I pushed him roughly aside — and on the instant wished that I hadn‘t . . .
No corpse is the pleasantest of sights, but half a corpse . . . Especially when it‘s someone you recognize, someone you once knew, if only slightly. I wished someone would draw the eyelids down over those staring eyes.
Nothing on God‘s earth would have persuaded me to wait for the opening of the other case. I stumbled over to the wall, and threw up. When I had recovered a little I looked for Jim. He was still there, and regarding me with a look of concern.
‘I‘m truly sorry about that, Andy ! But I did try to prevent you, you know !‘
‘Yeah, yeah ! But just tell me – what the hell is all this ?‘
He made a signal to another sober-suited figure to take charge of the cases. Then he took my elbow in his hand and led me outside to a waiting car. When the door was safely closed behind us and we were moving off, he said,
‘You‘re entitled to some explanation, Andy. I‘ll give you as much as I think I‘ll be allowed to. But the Official Secrets Act applies, you understand. I must ask you to accept that this is between you and me. And, for the record, this conversation never took place !‘
He paused, as though choosing his words.
‘I expect you recognized Albert. A good guy, Albert. He deserved a better end.‘
He stopped, his face set more grimly than ever. Then he went on,
’Albert, I assume, was one of ours – ‘
‘One of ours ? I – I don‘t understand ! What about Magda ?‘
‘Oh, definitely one of theirs, old boy !‘
He clearly appreciated my entire stupefaction, and almost grinned.
‘She‘s what the people in the business call a sleeper, I understand. Someone trained and sent over to build a life on enemy territory, and to lie low until called upon. For years, if need be. I assume that this job was one that she was needed for. She could get to Albert, you see, without arousing his suspicions. I guess he dropped his guard, poor devil.‘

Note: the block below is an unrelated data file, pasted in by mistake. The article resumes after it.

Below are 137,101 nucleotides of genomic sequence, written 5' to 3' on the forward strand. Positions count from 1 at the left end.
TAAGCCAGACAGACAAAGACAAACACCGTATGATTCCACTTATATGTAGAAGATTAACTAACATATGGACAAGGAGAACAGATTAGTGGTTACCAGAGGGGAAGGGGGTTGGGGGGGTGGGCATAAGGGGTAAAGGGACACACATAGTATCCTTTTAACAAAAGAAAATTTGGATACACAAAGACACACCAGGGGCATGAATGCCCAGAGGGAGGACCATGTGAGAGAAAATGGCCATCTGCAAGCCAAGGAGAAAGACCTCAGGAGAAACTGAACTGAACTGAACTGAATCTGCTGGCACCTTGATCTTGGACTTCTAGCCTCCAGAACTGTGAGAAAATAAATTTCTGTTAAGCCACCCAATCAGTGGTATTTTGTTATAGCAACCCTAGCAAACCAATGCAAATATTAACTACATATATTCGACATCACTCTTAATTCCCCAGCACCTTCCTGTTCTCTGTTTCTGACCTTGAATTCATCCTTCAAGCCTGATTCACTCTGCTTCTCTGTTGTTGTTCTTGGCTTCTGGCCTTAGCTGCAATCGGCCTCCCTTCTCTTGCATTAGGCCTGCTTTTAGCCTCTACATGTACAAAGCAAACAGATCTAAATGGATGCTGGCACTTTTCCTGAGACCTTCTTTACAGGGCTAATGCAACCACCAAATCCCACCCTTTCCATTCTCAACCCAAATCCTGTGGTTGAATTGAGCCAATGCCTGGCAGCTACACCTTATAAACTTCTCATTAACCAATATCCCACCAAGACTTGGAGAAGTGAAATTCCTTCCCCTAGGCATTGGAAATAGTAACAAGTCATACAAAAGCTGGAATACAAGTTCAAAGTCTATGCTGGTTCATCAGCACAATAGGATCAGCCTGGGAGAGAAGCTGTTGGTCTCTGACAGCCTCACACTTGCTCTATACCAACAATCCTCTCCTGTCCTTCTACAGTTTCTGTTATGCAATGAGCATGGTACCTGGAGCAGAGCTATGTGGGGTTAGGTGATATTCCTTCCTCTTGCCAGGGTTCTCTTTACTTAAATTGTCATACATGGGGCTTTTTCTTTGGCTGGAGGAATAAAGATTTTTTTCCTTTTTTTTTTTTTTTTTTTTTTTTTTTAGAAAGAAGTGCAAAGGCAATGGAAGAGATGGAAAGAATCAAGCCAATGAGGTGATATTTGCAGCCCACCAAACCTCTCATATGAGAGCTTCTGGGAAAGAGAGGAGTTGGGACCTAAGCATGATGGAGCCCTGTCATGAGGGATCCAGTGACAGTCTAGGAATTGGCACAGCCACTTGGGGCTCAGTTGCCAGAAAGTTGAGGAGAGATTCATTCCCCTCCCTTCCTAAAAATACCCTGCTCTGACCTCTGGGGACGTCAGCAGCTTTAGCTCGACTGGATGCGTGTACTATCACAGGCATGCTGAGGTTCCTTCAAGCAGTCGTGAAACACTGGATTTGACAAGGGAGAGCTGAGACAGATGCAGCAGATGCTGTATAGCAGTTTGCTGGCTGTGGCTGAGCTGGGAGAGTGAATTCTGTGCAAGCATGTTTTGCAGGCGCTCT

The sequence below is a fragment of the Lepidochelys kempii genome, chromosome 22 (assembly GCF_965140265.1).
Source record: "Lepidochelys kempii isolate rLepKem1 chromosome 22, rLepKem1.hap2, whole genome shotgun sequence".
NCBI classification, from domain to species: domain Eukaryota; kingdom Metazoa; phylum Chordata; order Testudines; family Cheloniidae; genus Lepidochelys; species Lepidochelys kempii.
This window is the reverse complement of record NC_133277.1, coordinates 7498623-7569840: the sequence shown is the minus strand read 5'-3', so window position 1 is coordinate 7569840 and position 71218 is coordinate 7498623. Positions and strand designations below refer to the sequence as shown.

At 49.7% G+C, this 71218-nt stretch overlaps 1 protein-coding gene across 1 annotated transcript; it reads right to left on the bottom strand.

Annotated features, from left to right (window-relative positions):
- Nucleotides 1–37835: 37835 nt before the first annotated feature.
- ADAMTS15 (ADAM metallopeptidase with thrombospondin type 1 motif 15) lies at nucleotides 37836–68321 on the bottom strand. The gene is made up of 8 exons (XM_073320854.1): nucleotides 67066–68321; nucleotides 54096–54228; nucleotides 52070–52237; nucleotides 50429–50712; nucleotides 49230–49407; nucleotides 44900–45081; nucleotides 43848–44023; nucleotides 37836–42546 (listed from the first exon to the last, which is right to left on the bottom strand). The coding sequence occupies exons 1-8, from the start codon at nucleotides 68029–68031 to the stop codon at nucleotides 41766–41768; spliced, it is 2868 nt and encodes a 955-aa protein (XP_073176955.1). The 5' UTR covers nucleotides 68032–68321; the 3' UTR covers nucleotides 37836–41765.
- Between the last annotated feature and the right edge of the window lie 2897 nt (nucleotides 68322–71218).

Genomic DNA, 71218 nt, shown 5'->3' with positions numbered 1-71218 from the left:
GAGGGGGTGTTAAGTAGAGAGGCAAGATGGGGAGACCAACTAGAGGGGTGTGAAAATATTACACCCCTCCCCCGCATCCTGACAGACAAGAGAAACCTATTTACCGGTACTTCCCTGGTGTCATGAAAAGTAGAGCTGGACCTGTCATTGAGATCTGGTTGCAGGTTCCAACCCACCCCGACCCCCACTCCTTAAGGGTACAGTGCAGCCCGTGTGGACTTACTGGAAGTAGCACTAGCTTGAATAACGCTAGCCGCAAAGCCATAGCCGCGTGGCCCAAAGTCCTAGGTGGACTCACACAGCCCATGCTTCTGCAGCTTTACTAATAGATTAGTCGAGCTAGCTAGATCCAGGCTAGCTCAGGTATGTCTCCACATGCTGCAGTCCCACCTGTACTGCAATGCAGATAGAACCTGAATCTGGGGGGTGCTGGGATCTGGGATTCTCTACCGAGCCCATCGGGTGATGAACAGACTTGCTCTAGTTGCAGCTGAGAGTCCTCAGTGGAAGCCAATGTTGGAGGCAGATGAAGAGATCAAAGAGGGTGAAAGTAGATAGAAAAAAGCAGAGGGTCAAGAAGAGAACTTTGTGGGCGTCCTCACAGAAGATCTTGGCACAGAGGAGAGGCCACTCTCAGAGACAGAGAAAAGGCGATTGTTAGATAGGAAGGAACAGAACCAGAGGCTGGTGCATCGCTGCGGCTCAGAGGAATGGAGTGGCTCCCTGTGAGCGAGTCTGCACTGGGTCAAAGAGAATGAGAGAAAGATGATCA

‘So where is she now ?‘
‘Oh, she‘s been picked up. Very discreetly. You won‘t hear anything more of Magda !‘
‘Oh, my God ! You don‘t mean – ?‘
‘Oh, I doubt that, Andy ! No, I guess she‘ll be kept on ice, perhaps until our boys need a quid pro quo to get one of ours out.‘
His mouth twisted.
‘Police work isn‘t always nice and clean, you know, but I‘m glad I don‘t have to do this sort of thing as my regular day job.‘
‘Then why – ?‘
‘Why did I get involved this time ? Simple. Seems the bloodhounds got wind of a big operation. Here, I mean. They knew the station would be crawling with the other side‘s people. And if they spotted one of ours they‘d have a pretty shrewd idea the job had been blown. Our blokes couldn‘t even be certain that Magda herself wouldn‘t be able to identify them. So they needed someone who wasn‘t known to the other side. Somebody that Magda wouldn‘t suspect. I‘d have done it like a shot, but it had to be someone she knew from way back.‘
‘So you used me !‘
‘Look, Andy – Good God, man, d‘you think I wanted that ? We had nobody else. Nobody who knew her and who‘d be above suspicion !‘
I was beginning to get the picture.
‘But why all this bloody charade with the word processor ?‘
‘Look, man, try to understand. I couldn‘t tell you what we wanted ! Don‘t you see ? I had to get you there somehow without you knowing what was going on.‘
‘So you gave them my name ?‘
‘I did no such thing. Magda‘s records, I gather, run to some length. They include quite a lot of people she knew back then. Understand ?‘
‘But, Jim – ! Solutions in both cases ? You knew about them ?‘
‘Good Lord, no ! The two cases I meant were Victoria and Albert ! Both clues !‘
He reached behind him and brought out a bottle of champagne that I hadn’t given a single thought for quite a long time.
‘Keep it, Andy ! You paid for it more than once. I‘ll see to it you‘re repaid for the first time. I only hope the powers that be will think the second time was worth the price !‘
I‘ve still got the bottle. I can‘t think what the hell to do with it. But one thing I‘m sure of. You couldn‘t pay me enough to drink the stuff after that.